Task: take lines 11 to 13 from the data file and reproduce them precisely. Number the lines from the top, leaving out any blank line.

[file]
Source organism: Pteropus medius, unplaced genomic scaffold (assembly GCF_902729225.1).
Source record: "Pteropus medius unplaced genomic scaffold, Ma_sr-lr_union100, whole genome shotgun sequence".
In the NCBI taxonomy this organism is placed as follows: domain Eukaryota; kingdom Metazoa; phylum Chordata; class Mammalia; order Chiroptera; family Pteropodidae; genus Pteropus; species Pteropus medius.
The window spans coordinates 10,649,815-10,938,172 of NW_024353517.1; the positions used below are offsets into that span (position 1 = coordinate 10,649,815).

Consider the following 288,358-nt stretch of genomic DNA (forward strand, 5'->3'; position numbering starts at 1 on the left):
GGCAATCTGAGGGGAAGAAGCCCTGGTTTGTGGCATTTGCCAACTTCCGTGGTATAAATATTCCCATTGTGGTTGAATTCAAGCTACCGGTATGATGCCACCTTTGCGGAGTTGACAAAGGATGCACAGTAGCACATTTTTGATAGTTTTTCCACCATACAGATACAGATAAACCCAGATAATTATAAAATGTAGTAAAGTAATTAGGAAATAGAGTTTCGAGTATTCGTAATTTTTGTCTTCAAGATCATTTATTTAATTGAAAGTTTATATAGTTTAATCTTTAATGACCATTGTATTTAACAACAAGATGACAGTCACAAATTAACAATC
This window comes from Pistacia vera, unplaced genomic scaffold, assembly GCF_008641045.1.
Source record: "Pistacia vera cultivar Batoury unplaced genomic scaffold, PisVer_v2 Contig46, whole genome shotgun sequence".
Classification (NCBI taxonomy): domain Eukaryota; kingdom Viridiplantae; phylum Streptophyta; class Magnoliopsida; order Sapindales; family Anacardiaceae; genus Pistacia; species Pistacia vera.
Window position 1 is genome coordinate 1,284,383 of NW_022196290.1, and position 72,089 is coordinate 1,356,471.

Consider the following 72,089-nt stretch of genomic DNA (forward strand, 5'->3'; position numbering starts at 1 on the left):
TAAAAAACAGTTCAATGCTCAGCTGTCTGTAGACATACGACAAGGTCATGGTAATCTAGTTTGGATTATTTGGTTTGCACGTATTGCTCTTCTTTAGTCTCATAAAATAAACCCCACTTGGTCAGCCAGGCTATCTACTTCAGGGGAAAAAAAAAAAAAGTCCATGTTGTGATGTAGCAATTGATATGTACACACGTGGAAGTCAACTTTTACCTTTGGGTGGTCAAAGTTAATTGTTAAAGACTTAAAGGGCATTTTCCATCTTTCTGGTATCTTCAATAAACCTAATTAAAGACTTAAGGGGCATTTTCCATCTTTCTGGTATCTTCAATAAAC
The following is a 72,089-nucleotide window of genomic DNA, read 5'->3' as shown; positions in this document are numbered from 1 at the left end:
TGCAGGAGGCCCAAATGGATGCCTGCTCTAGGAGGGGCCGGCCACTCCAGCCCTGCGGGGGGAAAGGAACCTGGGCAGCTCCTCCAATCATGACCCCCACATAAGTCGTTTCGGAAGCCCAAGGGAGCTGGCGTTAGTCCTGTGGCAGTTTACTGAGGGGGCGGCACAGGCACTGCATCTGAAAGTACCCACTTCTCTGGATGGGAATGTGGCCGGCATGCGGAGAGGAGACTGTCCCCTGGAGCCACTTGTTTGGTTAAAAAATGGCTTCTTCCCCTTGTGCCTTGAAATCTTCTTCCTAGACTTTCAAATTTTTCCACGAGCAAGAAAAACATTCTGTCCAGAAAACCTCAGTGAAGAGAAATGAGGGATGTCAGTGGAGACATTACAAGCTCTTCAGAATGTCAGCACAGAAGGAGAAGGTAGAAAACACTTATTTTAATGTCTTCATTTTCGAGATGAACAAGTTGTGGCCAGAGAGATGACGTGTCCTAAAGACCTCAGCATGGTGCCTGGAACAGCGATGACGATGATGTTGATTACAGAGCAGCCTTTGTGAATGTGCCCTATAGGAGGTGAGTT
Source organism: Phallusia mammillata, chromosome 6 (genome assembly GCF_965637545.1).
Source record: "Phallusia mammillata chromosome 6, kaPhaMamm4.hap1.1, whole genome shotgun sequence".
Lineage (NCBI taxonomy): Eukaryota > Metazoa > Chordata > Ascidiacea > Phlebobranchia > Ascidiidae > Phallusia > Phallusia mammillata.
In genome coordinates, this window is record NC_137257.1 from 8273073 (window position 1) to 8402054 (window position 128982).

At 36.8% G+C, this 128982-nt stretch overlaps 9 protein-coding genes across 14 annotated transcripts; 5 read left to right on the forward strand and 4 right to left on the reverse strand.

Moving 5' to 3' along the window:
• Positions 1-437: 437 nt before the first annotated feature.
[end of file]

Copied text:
Consider the following 72,089-nt stretch of genomic DNA (forward strand, 5'->3'; position numbering starts at 1 on the left):
TAAAAAACAGTTCAATGCTCAGCTGTCTGTAGACATACGACAAGGTCATGGTAATCTAGTTTGGATTATTTGGTTTGCACGTATTGCTCTTCTTTAGTCTCATAAAATAAACCCCACTTGGTCAGCCAGGCTATCTACTTCAGGGGAAAAAAAAAAAAAGTCCATGTTGTGATGTAGCAATTGATATGTACACACGTGGAAGTCAACTTTTACCTTTGGGTGGTCAAAGTTAATTGTTAAAGACTTAAAGGGCATTTTCCATCTTTCTGGTATCTTCAATAAACCTAATTAAAGACTTAAGGGGCATTTTCCATCTTTCTGGTATCTTCAATAAAC
The following is a 72,089-nucleotide window of genomic DNA, read 5'->3' as shown; positions in this document are numbered from 1 at the left end: